"Death! Death! Death!" - Theoden
My new review is up on Angry Metal Guy! Click these Magic Words!
The band in question are relative newcomers out of Sydney, playing an old fashioned grimy sound, a sound emerging from the scene in the early 90’s that came to be known as death metal. I thought I’d take a moment to inform anyone who’s curious what that actually means.
People bandy around the phrase ‘death metal’ a lot because it sounds so severe, and some seem to think it’s just a more aggressive way to say ‘metal’ or ‘heavy metal,’ but that’s not the case. Death metal is a specific style, one that’s grown its own sub-branches since it sprouted.
Thrash metal(Metallica, Megadeth, Slayer, Exodus, (m)et al.) was the churning, chugging underground of 80’s rock. It was as angry, tarnished and socially critical as hair metal like Poison was blissed out, glossy and unconcerned. As thrash had evolved from its predecessors, it too would spawn a darker, grislier offspring.
Thrash had made the guitars faster and more jagged. It had taken the classical-style singing of bands like Judas Priest and uglied it up into harsh shouts and snarling punk barks. A particular vein of thrash, even more evil and heavy - exemplified by Slayer - paved the way for metal to evolve again. A scene emerged in the overcooked marsh of Tampa, Florida, with more dissonant guitars, more intricate riffs, and, most iconically of all, more monstrous vocals.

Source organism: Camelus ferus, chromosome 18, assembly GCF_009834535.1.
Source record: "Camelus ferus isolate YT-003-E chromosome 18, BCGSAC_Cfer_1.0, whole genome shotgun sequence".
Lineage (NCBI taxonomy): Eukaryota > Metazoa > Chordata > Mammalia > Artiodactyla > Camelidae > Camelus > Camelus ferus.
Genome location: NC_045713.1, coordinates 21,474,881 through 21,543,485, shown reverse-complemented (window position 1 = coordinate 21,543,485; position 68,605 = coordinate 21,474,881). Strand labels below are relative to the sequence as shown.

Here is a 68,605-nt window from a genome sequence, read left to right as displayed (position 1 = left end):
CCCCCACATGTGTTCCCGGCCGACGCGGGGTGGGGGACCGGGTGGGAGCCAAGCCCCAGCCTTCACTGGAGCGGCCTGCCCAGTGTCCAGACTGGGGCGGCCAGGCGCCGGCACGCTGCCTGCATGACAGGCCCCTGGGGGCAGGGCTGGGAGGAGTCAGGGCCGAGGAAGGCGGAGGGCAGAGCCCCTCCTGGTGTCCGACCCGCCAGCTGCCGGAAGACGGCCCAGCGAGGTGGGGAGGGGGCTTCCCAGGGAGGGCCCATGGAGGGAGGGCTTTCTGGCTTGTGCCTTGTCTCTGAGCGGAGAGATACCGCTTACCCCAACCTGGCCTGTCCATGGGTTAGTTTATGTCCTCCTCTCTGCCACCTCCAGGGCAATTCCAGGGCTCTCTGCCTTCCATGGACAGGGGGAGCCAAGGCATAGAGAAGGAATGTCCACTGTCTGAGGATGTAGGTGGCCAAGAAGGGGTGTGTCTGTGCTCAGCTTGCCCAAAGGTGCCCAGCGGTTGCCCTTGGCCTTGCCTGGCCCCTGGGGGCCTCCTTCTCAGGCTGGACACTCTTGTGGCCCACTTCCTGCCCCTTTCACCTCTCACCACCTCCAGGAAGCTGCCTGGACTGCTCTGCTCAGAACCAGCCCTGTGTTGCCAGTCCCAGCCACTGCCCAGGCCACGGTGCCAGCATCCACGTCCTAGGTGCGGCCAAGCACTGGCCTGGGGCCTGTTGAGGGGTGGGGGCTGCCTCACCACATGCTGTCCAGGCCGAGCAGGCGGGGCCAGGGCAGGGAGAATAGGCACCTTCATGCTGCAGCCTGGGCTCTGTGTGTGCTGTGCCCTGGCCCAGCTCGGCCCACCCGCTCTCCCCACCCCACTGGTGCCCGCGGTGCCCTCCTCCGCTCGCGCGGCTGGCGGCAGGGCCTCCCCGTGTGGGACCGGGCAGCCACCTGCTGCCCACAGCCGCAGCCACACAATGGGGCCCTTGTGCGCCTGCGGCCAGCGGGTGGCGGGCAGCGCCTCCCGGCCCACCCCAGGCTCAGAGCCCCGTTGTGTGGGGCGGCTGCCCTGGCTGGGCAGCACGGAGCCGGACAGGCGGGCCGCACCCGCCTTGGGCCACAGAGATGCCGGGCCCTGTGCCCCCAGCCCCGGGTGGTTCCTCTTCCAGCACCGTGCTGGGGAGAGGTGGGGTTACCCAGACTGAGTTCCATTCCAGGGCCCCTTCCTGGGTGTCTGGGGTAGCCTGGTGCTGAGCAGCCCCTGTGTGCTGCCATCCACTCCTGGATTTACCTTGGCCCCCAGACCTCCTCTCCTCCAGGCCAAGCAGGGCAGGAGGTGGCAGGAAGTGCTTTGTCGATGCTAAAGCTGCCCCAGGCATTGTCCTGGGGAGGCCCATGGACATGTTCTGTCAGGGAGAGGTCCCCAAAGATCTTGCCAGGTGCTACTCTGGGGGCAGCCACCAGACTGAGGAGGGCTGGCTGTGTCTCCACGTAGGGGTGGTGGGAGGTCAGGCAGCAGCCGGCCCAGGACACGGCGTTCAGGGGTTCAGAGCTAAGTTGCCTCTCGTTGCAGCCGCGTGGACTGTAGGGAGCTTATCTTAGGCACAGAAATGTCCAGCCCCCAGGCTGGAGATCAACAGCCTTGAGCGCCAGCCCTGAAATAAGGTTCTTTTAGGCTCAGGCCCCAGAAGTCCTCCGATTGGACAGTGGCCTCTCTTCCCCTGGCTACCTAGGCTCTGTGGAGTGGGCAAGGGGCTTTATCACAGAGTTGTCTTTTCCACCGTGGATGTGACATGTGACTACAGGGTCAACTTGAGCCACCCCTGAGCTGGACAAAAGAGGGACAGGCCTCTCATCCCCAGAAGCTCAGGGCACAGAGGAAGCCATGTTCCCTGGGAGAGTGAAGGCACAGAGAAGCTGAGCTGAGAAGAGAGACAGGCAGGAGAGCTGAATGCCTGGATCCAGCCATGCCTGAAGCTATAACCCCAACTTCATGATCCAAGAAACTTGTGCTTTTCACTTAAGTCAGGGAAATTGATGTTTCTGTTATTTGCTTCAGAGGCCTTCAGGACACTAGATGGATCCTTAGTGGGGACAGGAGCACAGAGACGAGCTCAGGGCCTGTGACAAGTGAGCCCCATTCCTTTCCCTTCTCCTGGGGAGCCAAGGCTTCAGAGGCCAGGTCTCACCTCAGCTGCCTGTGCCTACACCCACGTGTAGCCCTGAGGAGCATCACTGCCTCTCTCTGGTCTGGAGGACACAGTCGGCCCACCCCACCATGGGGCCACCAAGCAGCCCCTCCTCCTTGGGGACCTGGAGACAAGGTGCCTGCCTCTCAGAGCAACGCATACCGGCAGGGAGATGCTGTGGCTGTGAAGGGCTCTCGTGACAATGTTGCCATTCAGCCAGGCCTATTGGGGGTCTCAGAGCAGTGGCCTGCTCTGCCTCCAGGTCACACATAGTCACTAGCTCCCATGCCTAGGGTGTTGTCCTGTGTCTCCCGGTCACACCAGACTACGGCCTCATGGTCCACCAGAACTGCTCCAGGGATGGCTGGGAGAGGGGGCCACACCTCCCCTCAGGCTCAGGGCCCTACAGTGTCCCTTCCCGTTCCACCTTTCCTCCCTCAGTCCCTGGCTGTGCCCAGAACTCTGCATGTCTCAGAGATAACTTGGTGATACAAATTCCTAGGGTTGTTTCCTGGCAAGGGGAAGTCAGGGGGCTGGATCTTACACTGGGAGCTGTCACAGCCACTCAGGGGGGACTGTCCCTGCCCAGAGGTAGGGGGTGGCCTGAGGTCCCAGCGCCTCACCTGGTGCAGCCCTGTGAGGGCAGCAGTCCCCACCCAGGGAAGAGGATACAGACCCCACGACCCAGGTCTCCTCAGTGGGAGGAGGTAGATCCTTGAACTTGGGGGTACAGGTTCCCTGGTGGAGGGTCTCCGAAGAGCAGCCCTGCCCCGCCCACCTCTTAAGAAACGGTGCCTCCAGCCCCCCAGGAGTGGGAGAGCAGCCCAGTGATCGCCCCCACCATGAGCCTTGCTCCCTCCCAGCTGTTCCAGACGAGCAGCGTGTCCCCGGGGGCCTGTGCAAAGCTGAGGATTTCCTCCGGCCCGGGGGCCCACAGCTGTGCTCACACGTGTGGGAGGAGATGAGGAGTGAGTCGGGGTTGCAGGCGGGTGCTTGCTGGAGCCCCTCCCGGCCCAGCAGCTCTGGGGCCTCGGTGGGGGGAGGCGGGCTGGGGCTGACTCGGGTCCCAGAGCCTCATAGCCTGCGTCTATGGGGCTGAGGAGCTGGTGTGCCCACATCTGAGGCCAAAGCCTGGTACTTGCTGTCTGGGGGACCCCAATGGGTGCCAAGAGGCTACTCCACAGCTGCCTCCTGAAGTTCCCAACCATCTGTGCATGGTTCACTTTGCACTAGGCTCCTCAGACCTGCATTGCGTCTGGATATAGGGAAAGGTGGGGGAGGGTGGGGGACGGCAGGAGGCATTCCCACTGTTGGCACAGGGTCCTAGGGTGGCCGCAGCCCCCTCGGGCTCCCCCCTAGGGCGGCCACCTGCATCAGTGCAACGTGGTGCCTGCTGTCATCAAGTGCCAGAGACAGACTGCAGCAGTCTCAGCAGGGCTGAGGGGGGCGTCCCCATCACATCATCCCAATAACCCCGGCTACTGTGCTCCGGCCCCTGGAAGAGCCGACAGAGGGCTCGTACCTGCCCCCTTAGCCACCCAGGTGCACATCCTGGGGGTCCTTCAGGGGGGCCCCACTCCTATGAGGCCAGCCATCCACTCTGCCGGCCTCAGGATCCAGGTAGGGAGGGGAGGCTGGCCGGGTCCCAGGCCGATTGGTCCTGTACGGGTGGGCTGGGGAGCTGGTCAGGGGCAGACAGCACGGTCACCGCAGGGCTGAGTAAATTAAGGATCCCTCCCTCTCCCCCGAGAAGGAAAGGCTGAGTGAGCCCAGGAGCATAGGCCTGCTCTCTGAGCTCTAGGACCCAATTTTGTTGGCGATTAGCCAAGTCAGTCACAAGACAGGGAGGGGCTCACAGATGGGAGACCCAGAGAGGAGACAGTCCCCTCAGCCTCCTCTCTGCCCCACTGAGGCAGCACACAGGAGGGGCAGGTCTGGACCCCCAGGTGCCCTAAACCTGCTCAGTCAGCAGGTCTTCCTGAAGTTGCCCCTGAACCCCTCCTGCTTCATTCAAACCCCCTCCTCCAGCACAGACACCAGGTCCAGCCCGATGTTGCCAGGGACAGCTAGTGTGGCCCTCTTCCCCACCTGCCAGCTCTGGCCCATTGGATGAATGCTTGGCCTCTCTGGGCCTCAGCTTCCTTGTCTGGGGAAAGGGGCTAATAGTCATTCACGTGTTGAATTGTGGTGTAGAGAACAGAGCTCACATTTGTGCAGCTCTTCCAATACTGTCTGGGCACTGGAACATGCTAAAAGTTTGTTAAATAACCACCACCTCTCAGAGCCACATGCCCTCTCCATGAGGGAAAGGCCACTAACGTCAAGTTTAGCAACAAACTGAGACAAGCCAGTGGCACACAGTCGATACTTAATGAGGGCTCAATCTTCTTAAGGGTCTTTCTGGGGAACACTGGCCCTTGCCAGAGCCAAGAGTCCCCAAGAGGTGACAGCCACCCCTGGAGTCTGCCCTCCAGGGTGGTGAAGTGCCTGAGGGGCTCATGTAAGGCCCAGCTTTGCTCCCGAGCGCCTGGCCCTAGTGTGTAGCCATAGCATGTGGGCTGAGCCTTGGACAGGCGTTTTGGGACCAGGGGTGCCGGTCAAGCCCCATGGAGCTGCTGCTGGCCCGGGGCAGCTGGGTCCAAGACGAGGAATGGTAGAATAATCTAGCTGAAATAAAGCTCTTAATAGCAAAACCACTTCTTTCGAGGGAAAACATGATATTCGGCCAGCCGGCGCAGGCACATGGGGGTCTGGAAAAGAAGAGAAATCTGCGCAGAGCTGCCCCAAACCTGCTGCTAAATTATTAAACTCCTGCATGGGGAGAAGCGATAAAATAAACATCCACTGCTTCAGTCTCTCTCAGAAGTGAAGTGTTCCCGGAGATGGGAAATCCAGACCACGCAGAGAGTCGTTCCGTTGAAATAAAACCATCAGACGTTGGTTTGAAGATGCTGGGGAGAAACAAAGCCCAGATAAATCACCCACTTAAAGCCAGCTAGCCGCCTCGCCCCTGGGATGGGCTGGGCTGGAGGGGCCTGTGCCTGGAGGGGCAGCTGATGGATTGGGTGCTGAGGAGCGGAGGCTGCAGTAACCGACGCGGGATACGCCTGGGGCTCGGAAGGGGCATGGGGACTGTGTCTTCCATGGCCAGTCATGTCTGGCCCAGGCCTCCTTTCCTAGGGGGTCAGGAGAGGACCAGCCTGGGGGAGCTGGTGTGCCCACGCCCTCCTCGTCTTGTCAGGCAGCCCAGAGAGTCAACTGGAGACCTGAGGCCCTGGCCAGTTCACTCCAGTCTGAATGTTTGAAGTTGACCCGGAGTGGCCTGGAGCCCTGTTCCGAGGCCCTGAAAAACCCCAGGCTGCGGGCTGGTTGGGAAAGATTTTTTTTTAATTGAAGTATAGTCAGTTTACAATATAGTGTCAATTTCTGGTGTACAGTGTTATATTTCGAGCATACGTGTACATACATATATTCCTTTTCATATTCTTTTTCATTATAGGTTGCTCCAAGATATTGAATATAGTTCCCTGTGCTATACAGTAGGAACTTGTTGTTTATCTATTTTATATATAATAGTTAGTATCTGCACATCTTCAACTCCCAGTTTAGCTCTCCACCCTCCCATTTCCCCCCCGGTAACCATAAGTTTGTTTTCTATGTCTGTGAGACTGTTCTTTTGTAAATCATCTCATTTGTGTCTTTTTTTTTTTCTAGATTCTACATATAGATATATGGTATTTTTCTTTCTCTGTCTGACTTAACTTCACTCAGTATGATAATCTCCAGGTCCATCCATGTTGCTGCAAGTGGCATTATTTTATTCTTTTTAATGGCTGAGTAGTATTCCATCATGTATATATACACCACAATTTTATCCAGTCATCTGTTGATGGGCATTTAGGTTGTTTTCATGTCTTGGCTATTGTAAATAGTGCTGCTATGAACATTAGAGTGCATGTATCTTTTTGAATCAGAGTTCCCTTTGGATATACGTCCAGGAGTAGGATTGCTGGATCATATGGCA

The guttural growls, roars and gurgles used in death metal vocals are a massive entry barrier for anyone interested in the style. They’re just so different from what most people are used to in a vocal performance. I’d offer two pieces of advice: First, like with other music, no two sound the same. Some death growls sound horrifying and grimy, others are more like beastly roars. Amon Amarth’s vocalist Johan Hegg sounds like a sea god chastising you to leave his poor whales alone. Second, you have to get used to vocals not carrying the melody. Growled vocals are a texture instrument, filling in the sound with the satisfying grit of consonants and the sometimes terrifying familiarity of a living voice.
Death metal can be a great cathartic purgator of fears and stresses. It can be a blunt, bashing commentary on the evils of humanity or the indifference of the universe. It can also just be a fun, groovy chug to headbang to. It’s not my favorite metal subgenre, but my musical world is much richer for it. Or at least much louder.